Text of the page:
Faculty of Social Sciences
Enhancing small group teaching: using participatory techniques
Stavroula Leka (Institute of Work Health and Organisations).
The aim of this project was to explore and evaluate the use of participatory techniques in small group postgraduate teaching and learning. The project focused on the implementation of a number of these techniques and their benefits for student learning. It also aimed at exploring issues relating to mature, international and disabled students. Finally, it examined how the use of these techniques can facilitate the development of key skills that are transferable to the workplace.
Three techniques were implemented and evaluated: the round-robin questionnaire, debate groups, and consultancy skills role playing. A qualitative case-study analysis for each of the techniques implemented was employed. The evaluation of the techniques used was conducted in three ways: group discussion, module evaluation forms, follow-up evaluation through the tutorial system. The analysis showed that the students perceived the techniques as useful in terms of enhancing student learning and developing key skills. However, the success of each technique ranged according to the lecture/seminar objectives and the tasks set. In addition, the techniques were evaluated in relation to the needs of mature, international and disabled students. Some problems were identified in relation to the last group that will be highlighted.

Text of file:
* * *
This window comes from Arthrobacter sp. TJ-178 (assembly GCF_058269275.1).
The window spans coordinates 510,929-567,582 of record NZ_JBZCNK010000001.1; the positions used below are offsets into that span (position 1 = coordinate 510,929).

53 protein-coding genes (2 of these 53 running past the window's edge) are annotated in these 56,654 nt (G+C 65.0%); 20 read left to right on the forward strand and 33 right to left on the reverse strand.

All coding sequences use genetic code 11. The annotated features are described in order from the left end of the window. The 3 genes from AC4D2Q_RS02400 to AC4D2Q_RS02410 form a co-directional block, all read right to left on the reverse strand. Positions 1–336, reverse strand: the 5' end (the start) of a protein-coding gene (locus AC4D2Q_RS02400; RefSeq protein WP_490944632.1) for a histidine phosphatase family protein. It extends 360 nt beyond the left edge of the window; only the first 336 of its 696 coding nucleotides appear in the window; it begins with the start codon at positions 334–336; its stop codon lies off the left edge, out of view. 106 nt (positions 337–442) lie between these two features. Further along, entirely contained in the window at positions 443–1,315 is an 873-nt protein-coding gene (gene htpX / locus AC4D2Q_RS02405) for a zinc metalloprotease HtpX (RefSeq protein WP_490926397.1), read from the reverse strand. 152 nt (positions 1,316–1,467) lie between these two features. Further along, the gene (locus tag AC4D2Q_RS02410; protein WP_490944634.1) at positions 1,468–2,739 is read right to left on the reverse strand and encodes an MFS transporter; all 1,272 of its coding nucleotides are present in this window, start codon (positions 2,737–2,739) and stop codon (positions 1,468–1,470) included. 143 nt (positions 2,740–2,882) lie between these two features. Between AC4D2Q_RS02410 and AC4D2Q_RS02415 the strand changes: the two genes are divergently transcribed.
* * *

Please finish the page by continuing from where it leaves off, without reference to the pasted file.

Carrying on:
The findings suggest that the adoption of a multidisciplinary approach to teaching and learning could prove beneficial if it is carefully matched to the student group and to lecture/seminar objectives. Attention should be paid to the needs of disabled students. The study has shown that participation is a key dimension that could potentially enhance not only knowledge transfer but also key skill development. However, the design of any new teaching initiative to be implemented should include its careful evaluation. This enables shortcomings to be identified and appropriate modifications to be made.
Future research could further address the needs of disabled students. It could also test the applicability of such techniques to large group teaching. An interesting focus of future research would be the identification of participatory techniques that would enhance learning and would develop key skills in e-Learning students.